Best In Class Homes : Design and Architecture

Homeowners of Nappy Valley are turning their homes into stunning spaces thanks to the architects, interior designers and, in most cases, the planning authorities says Gillian Upton.

Architects Allford Hall Monaghan Morris designed this multi-level apartment with its main social spaces for eating, living and working over half levels on either side of a double height space. Solid oak windows are set into deep reveals and large pre-cast balconies cantilever out from the elevation.


A signature showcase of Minale + Mann’s refined industrial aesthetic, with a steel and glass extension, concrete floors, bespoke steel-framed kitchen and leather strap lighting.

Chris Dyson Architecture completely renovated this early 1900s residence. The existing basement was extended laterally to create a large open-plan family living area over which rises a triple height atrium. Much of the accommodation is structured around this space, home to a dramatic feature staircase.  Bedrooms and a generous roof terrace with far-reaching views occupy the top floor. A system of patinated bronze cladding panels and glass was used to distinguish the extension from the original brick structure. Also featured on the cover.

Granit Architecture won an International Design and Architecture Award last year for this new-build semi-detached house with basement and garden room. In a conservation area, bricks were used to mimic its Victorian and Georgian neighbours. With large open-plan spaces for entertaining, the design includes intimate spaces such as a spa, snug and treatment room.

This curved timber staircase gives warmth, a tactile finish and access to the first floor of a new build, two-storey dwelling arranged around three courtyards, designed by 31/44 Architects.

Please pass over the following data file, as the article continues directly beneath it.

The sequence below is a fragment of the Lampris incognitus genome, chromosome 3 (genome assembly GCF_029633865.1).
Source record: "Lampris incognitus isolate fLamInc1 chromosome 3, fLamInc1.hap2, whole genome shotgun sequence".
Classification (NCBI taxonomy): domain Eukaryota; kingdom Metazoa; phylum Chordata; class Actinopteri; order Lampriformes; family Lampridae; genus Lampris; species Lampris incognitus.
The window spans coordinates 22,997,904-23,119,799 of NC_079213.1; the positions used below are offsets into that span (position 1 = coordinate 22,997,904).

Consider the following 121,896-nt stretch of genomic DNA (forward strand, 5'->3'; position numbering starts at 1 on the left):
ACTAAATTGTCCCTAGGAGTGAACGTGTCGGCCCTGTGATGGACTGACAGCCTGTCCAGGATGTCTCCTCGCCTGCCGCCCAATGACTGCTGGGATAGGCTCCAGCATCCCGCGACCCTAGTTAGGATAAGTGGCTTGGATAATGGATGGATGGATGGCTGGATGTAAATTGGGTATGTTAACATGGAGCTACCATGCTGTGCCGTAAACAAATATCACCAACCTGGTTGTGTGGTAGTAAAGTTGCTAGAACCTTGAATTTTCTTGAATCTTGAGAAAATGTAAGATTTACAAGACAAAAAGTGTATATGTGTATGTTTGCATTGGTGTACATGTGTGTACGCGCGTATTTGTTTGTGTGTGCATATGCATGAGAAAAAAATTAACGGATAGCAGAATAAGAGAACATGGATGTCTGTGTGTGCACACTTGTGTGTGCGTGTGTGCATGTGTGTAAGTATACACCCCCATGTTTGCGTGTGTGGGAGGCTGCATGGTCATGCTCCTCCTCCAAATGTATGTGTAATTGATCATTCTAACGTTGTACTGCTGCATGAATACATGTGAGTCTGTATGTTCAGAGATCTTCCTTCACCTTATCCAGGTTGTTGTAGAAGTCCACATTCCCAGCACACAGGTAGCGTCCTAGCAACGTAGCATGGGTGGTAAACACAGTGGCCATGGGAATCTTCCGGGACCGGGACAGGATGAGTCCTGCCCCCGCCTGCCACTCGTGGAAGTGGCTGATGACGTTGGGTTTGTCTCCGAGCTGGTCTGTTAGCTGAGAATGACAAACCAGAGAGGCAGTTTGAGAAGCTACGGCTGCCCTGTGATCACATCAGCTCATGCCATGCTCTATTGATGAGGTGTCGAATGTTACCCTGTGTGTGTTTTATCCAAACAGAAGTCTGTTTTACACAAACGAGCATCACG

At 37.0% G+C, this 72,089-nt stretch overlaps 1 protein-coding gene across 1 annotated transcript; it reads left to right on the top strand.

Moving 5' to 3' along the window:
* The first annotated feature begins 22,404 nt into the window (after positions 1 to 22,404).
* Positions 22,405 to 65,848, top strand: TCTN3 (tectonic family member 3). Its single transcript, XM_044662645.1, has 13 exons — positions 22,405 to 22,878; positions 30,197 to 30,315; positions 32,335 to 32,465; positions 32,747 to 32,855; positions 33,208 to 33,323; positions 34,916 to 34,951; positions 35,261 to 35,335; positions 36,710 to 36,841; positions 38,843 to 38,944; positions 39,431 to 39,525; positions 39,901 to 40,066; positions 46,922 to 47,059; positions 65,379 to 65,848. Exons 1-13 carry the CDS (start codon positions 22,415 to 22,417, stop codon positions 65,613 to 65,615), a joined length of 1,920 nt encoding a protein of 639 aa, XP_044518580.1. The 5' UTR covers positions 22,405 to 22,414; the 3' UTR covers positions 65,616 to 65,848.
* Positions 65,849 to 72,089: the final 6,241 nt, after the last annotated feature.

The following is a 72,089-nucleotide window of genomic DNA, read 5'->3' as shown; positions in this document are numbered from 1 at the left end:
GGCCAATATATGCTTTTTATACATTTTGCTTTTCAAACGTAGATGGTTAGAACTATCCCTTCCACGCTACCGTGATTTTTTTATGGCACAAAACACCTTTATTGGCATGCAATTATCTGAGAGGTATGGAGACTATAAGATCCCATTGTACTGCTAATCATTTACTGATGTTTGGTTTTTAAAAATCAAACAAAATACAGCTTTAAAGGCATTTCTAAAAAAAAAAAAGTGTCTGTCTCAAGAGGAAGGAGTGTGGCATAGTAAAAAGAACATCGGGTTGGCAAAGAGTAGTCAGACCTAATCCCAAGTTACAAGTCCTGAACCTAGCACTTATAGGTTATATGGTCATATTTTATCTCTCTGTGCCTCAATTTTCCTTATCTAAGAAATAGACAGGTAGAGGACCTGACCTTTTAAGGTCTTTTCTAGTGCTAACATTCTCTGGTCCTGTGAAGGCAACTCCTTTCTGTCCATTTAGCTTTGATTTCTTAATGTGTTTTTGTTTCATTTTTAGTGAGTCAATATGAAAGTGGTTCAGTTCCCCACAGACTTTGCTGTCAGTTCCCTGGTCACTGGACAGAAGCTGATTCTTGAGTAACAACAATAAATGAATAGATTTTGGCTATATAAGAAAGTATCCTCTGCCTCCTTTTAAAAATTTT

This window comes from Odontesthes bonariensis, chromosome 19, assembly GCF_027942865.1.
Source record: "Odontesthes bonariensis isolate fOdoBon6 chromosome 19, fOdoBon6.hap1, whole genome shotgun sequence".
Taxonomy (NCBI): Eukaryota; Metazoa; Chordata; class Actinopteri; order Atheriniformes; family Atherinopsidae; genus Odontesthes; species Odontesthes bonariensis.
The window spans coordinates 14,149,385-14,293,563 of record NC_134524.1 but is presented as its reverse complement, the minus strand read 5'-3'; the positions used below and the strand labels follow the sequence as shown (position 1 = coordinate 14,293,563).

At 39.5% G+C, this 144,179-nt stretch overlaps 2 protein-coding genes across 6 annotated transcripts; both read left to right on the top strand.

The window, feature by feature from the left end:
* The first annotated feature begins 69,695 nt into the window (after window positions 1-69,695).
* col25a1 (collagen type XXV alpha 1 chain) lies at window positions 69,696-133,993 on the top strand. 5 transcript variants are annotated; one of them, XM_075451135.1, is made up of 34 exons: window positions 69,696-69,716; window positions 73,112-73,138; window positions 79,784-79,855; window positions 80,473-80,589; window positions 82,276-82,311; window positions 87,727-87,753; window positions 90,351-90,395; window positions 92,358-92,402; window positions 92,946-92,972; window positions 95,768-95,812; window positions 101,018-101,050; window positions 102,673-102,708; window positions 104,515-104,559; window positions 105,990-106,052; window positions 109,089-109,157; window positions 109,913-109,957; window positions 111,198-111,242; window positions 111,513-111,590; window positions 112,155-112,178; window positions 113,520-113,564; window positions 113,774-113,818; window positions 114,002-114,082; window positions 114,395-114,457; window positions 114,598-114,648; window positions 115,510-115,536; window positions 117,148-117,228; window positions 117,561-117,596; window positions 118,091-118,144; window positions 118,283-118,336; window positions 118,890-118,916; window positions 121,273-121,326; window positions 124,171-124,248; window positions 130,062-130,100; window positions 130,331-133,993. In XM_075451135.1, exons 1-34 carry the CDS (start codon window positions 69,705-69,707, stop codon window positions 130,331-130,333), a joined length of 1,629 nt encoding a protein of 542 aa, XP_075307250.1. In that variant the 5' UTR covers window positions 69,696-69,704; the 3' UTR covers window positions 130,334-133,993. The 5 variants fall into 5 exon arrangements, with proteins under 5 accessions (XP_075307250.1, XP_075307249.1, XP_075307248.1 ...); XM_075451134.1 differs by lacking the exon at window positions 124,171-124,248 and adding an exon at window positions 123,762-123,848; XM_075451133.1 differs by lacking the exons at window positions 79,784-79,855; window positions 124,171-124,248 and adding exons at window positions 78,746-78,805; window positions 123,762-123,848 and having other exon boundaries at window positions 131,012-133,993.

Dramatic oak staircase top-lit by the front window, leads upstairs in this East Dulwich house designed by 31/44 Architects.



This cast concrete staircase combines highly engineered, factory-made polished concrete with handmade wrought iron balustrades, part of the house designed by Granit Architects.

Perforated timber treads, risers and balustrade let through light and air in a compact configuration, designed by Tsuruta Architects. Engraved email dialogues between client and architect appear on the stair stringer.

This futuristic floating kitchen from Hub Kitchens is one of their contemporary Italian designs. Called The Cut, it was designed for Record e Cucine, and costs from £40,000. The semi-matte finish of the units includes an extendable breakfast bar which can also rotate 90 degrees into a dining table, extending as far out as 2m, to make it a practical dining space. The metal ceiling drawers are in matt ice white.

Futuristic-looking swimming pool in a Wimbledon villa by Dyer Grimes Architecture. The full-length pool occupies a double-depth basement and has a retractable cover. The tiled wall panels are fitted with LED strips for a dramatic effect.

Eight split-level apartments form this project by architects Alford Hall Monaghan Morris, each with an open-plan arrangement of living, kitchen and study space, across three levels. It scooped the WAF Future Project Residential award 2016.

A bespoke fireplace is part of a refurbishment of a 1950s Dulwich house by RDA Architects. The same architects created the kitchen diner in another Dulwich home, with an island housing a five-burner cooker and glass balustraded stairs running down to a glass door to the garden.

A decked, west-facing garden leads to a seating area and log storage at the back of this semi-detached house, designed by Chris Dyson Architecture.

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